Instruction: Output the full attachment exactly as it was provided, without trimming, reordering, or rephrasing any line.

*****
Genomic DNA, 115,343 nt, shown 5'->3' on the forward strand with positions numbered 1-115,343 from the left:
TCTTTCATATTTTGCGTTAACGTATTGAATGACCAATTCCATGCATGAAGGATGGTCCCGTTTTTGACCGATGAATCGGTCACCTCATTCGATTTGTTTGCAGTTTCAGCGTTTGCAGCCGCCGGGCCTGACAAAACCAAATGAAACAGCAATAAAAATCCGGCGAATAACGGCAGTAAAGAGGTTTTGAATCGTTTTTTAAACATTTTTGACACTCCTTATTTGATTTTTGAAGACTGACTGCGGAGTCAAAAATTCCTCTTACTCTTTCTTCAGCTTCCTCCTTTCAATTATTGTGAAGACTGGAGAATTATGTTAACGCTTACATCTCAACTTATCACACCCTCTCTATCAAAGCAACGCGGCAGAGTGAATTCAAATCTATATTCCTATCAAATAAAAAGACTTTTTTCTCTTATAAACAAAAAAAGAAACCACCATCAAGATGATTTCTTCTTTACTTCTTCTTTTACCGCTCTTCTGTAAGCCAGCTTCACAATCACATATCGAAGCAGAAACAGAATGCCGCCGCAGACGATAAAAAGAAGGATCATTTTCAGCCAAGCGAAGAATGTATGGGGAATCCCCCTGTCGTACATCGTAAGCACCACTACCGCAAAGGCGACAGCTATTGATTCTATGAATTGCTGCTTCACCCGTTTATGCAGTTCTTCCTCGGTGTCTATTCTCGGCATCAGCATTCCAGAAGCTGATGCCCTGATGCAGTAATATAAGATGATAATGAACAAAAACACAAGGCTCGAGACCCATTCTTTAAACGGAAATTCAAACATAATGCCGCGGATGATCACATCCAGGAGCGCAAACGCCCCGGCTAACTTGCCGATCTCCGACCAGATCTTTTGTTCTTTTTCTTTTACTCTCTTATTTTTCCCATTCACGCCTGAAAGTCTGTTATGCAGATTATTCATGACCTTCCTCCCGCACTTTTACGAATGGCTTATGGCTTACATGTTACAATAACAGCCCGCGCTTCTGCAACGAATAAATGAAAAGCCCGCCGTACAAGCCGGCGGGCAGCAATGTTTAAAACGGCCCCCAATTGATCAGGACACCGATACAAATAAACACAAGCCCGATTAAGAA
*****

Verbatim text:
Genomic DNA, 115,343 nt, shown 5'->3' on the forward strand with positions numbered 1-115,343 from the left:
TCTTTCATATTTTGCGTTAACGTATTGAATGACCAATTCCATGCATGAAGGATGGTCCCGTTTTTGACCGATGAATCGGTCACCTCATTCGATTTGTTTGCAGTTTCAGCGTTTGCAGCCGCCGGGCCTGACAAAACCAAATGAAACAGCAATAAAAATCCGGCGAATAACGGCAGTAAAGAGGTTTTGAATCGTTTTTTAAACATTTTTGACACTCCTTATTTGATTTTTGAAGACTGACTGCGGAGTCAAAAATTCCTCTTACTCTTTCTTCAGCTTCCTCCTTTCAATTATTGTGAAGACTGGAGAATTATGTTAACGCTTACATCTCAACTTATCACACCCTCTCTATCAAAGCAACGCGGCAGAGTGAATTCAAATCTATATTCCTATCAAATAAAAAGACTTTTTTCTCTTATAAACAAAAAAAGAAACCACCATCAAGATGATTTCTTCTTTACTTCTTCTTTTACCGCTCTTCTGTAAGCCAGCTTCACAATCACATATCGAAGCAGAAACAGAATGCCGCCGCAGACGATAAAAAGAAGGATCATTTTCAGCCAAGCGAAGAATGTATGGGGAATCCCCCTGTCGTACATCGTAAGCACCACTACCGCAAAGGCGACAGCTATTGATTCTATGAATTGCTGCTTCACCCGTTTATGCAGTTCTTCCTCGGTGTCTATTCTCGGCATCAGCATTCCAGAAGCTGATGCCCTGATGCAGTAATATAAGATGATAATGAACAAAAACACAAGGCTCGAGACCCATTCTTTAAACGGAAATTCAAACATAATGCCGCGGATGATCACATCCAGGAGCGCAAACGCCCCGGCTAACTTGCCGATCTCCGACCAGATCTTTTGTTCTTTTTCTTTTACTCTCTTATTTTTCCCATTCACGCCTGAAAGTCTGTTATGCAGATTATTCATGACCTTCCTCCCGCACTTTTACGAATGGCTTATGGCTTACATGTTACAATAACAGCCCGCGCTTCTGCAACGAATAAATGAAAAGCCCGCCGTACAAGCCGGCGGGCAGCAATGTTTAAAACGGCCCCCAATTGATCAGGACACCGATACAAATAAACACAAGCCCGATTAAGAA